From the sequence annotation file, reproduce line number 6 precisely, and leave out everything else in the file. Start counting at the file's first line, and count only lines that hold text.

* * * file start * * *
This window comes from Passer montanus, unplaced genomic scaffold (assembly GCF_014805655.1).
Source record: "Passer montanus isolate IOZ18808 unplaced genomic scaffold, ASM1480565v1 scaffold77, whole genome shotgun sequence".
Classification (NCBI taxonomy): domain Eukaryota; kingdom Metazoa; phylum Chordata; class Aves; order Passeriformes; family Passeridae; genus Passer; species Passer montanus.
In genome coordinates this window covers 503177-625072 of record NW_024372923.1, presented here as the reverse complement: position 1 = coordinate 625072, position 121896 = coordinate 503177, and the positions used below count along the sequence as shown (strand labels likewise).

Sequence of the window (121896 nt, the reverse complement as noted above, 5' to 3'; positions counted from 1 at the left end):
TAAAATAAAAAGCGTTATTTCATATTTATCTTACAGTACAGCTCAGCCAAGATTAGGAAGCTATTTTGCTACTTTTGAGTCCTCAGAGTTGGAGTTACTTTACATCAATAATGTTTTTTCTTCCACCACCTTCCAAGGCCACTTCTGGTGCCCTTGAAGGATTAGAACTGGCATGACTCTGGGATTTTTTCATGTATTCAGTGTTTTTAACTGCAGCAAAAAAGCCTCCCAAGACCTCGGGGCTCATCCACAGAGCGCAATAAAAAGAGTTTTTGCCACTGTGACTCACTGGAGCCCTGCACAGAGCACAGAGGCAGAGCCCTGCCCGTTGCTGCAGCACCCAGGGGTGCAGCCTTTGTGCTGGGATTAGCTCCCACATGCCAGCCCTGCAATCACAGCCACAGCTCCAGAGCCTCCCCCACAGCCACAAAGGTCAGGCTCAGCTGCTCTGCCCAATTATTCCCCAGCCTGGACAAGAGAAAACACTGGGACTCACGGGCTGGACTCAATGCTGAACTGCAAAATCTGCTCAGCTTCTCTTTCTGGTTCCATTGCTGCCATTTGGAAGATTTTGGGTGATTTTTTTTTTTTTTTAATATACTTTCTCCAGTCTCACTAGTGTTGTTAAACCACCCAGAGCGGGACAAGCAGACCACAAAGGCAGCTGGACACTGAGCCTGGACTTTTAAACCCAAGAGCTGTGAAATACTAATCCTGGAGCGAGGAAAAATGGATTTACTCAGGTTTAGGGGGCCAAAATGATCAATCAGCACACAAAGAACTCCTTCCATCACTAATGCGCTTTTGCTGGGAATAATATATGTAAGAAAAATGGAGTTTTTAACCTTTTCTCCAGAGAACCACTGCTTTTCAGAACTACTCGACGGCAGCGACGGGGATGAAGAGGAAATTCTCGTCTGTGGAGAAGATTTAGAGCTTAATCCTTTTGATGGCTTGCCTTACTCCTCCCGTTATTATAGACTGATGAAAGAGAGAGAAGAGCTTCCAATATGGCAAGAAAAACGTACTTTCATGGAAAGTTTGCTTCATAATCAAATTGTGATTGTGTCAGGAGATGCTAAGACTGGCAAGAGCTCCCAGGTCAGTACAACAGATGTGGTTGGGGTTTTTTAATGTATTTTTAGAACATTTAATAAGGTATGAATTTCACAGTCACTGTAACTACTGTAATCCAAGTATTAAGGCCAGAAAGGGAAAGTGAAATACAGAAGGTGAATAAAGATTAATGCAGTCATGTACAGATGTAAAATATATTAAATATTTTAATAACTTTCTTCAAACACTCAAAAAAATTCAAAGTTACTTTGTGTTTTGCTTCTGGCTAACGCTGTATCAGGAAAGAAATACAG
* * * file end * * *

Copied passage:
TAAAATAAAAAGCGTTATTTCATATTTATCTTACAGTACAGCTCAGCCAAGATTAGGAAGCTATTTTGCTACTTTTGAGTCCTCAGAGTTGGAGTTACTTTACATCAATAATGTTTTTTCTTCCACCACCTTCCAAGGCCACTTCTGGTGCCCTTGAAGGATTAGAACTGGCATGACTCTGGGATTTTTTCATGTATTCAGTGTTTTTAACTGCAGCAAAAAAGCCTCCCAAGACCTCGGGGCTCATCCACAGAGCGCAATAAAAAGAGTTTTTGCCACTGTGACTCACTGGAGCCCTGCACAGAGCACAGAGGCAGAGCCCTGCCCGTTGCTGCAGCACCCAGGGGTGCAGCCTTTGTGCTGGGATTAGCTCCCACATGCCAGCCCTGCAATCACAGCCACAGCTCCAGAGCCTCCCCCACAGCCACAAAGGTCAGGCTCAGCTGCTCTGCCCAATTATTCCCCAGCCTGGACAAGAGAAAACACTGGGACTCACGGGCTGGACTCAATGCTGAACTGCAAAATCTGCTCAGCTTCTCTTTCTGGTTCCATTGCTGCCATTTGGAAGATTTTGGGTGATTTTTTTTTTTTTTTAATATACTTTCTCCAGTCTCACTAGTGTTGTTAAACCACCCAGAGCGGGACAAGCAGACCACAAAGGCAGCTGGACACTGAGCCTGGACTTTTAAACCCAAGAGCTGTGAAATACTAATCCTGGAGCGAGGAAAAATGGATTTACTCAGGTTTAGGGGGCCAAAATGATCAATCAGCACACAAAGAACTCCTTCCATCACTAATGCGCTTTTGCTGGGAATAATATATGTAAGAAAAATGGAGTTTTTAACCTTTTCTCCAGAGAACCACTGCTTTTCAGAACTACTCGACGGCAGCGACGGGGATGAAGAGGAAATTCTCGTCTGTGGAGAAGATTTAGAGCTTAATCCTTTTGATGGCTTGCCTTACTCCTCCCGTTATTATAGACTGATGAAAGAGAGAGAAGAGCTTCCAATATGGCAAGAAAAACGTACTTTCATGGAAAGTTTGCTTCATAATCAAATTGTGATTGTGTCAGGAGATGCTAAGACTGGCAAGAGCTCCCAGGTCAGTACAACAGATGTGGTTGGGGTTTTTTAATGTATTTTTAGAACATTTAATAAGGTATGAATTTCACAGTCACTGTAACTACTGTAATCCAAGTATTAAGGCCAGAAAGGGAAAGTGAAATACAGAAGGTGAATAAAGATTAATGCAGTCATGTACAGATGTAAAATATATTAAATATTTTAATAACTTTCTTCAAACACTCAAAAAAATTCAAAGTTACTTTGTGTTTTGCTTCTGGCTAACGCTGTATCAGGAAAGAAATACAG